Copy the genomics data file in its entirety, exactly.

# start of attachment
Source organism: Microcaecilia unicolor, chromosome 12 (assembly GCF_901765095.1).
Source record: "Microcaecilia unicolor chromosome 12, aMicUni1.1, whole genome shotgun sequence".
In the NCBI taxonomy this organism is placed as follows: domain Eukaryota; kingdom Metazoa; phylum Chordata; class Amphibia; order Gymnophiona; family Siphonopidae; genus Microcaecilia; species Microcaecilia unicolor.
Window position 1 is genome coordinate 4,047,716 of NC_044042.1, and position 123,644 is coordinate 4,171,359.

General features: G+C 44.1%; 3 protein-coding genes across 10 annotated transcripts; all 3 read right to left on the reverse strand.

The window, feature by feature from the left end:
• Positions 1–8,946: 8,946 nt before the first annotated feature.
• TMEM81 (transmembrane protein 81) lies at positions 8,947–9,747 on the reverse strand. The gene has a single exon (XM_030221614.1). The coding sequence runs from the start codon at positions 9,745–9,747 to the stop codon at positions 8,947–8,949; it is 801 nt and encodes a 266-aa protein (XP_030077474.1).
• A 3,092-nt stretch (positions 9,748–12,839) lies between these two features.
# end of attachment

Source organism: Microcaecilia unicolor, chromosome 12 (assembly GCF_901765095.1).
Source record: "Microcaecilia unicolor chromosome 12, aMicUni1.1, whole genome shotgun sequence".
In the NCBI taxonomy this organism is placed as follows: domain Eukaryota; kingdom Metazoa; phylum Chordata; class Amphibia; order Gymnophiona; family Siphonopidae; genus Microcaecilia; species Microcaecilia unicolor.
Window position 1 is genome coordinate 4,047,716 of NC_044042.1, and position 123,644 is coordinate 4,171,359.

General features: G+C 44.1%; 3 protein-coding genes across 10 annotated transcripts; all 3 read right to left on the reverse strand.

The window, feature by feature from the left end:
• Positions 1–8,946: 8,946 nt before the first annotated feature.
• TMEM81 (transmembrane protein 81) lies at positions 8,947–9,747 on the reverse strand. The gene has a single exon (XM_030221614.1). The coding sequence runs from the start codon at positions 9,745–9,747 to the stop codon at positions 8,947–8,949; it is 801 nt and encodes a 266-aa protein (XP_030077474.1).
• A 3,092-nt stretch (positions 9,748–12,839) lies between these two features.